In reference to the update in the question three years later, I'll include additional quotes from the same New York Times article.
“No amplifiable tuna DNA was present in the sample and so we obtained no amplification products from the DNA,” the email read. “Therefore, we cannot identify the species.”
The spokesman from the lab offered a bit of analysis. “There’s two conclusions,” he said. “One, it’s so heavily processed that whatever we could pull out, we couldn’t make an identification. Or we got some and there’s just nothing there that’s tuna.” (Subway declined to comment on the lab results.)
With all testing, there are major caveats to consider. Once tuna has been cooked, its DNA becomes denatured — meaning that the fish’s characteristic properties have likely been destroyed, making it difficult, if not impossible, to identify.
While this question falls somewhat between biology, chemistry, and food science, the use of quantitative DNA analysis as a proxy for estimation of relative protein fractions from two different species (in this case plant vs mammal) is probably on-topic here considering it is biologists who have invented, use, and interpret results of DNA amplification and sequencing analysis, and can best speak to their correct use and potential problems when used outside their accepted protocols.
I am not a trained biologist myself, so I can not state with authority that starting with a food product whose plant and animal components may have started from different places on Earth, been processed differently, then combined and further processed involving major excursions in heat (cooking) and in pH deviate substantially from accepted protocols for DNA quantitative analysis, but I have a strong hunch that this is probably so.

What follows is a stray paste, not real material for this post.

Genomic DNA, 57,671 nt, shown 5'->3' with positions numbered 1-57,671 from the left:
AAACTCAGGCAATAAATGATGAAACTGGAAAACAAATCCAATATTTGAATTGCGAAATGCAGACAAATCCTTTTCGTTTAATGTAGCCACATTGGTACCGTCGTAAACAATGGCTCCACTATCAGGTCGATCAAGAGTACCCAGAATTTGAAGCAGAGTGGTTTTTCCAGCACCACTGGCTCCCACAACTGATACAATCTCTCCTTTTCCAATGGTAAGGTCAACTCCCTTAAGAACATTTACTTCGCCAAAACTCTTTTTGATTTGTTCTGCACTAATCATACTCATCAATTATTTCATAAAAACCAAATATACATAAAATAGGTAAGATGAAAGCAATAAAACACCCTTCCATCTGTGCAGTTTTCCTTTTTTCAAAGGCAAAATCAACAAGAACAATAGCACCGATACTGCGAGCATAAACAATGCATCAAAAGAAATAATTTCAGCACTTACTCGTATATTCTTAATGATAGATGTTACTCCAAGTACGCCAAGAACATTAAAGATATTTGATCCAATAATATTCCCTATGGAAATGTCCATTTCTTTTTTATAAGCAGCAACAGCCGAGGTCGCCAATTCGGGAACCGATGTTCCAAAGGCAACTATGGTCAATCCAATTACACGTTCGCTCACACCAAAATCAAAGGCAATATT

As @BryanKrause has noted in a comment, the laboratory in question's primary expertise is in animal identification - does a carcass or piece of meat or fish come from the species claimed or not, and this is a laudable service. But using relative fractions of DNA within a single sample of prepared food as proxy for relative contribution of protein is far outside that kind of service, and as far as I know, is not an accepted practice anywhere.
Ars Technica is a popular technical news source that generally does a excellent job of summarizing scientific topics when they do cover them, in my opinion at least. In an update to the article Subway releases data after scientists weigh in on 50% chicken test [Updated] they summarize released information from two independent laboratories using an "ELISA methodology designed for food products to quantify soy in the chicken." ELISA is a quantitative method that can be used to measure the presence of various proteins directly, and does not use DNA as a proxy.
Update, March 6: Subway has released the lab reports from both of its independent tests. Both Maxxam Analytics in Ontario, Canada and Elisa Technologies, Inc. in Florida used enzyme-linked immunosorbent assays (ELISA) designed for food products to quantify soy in the chicken. ELISA's are a standard type of assay that generally detect and quantify substances based on binding by an antibody. In the assay, antibody binding kicks off a detectable chemical reaction, commonly resulting in a color change. In the case of Elisa Technologies, the lab used an antibody that binds to soy flour proteins and the lab used known concentrations of those soy proteins for comparison to determine the quantity of soy protein in Subway's chicken samples.
In all samples, Elisa detected 3 parts-per-million or less of soy proteins, which is well below one percent of the chicken. Maxxam detected 5.3 ppm of soy protein in the chicken, which is still well below one percent. (emphasis added)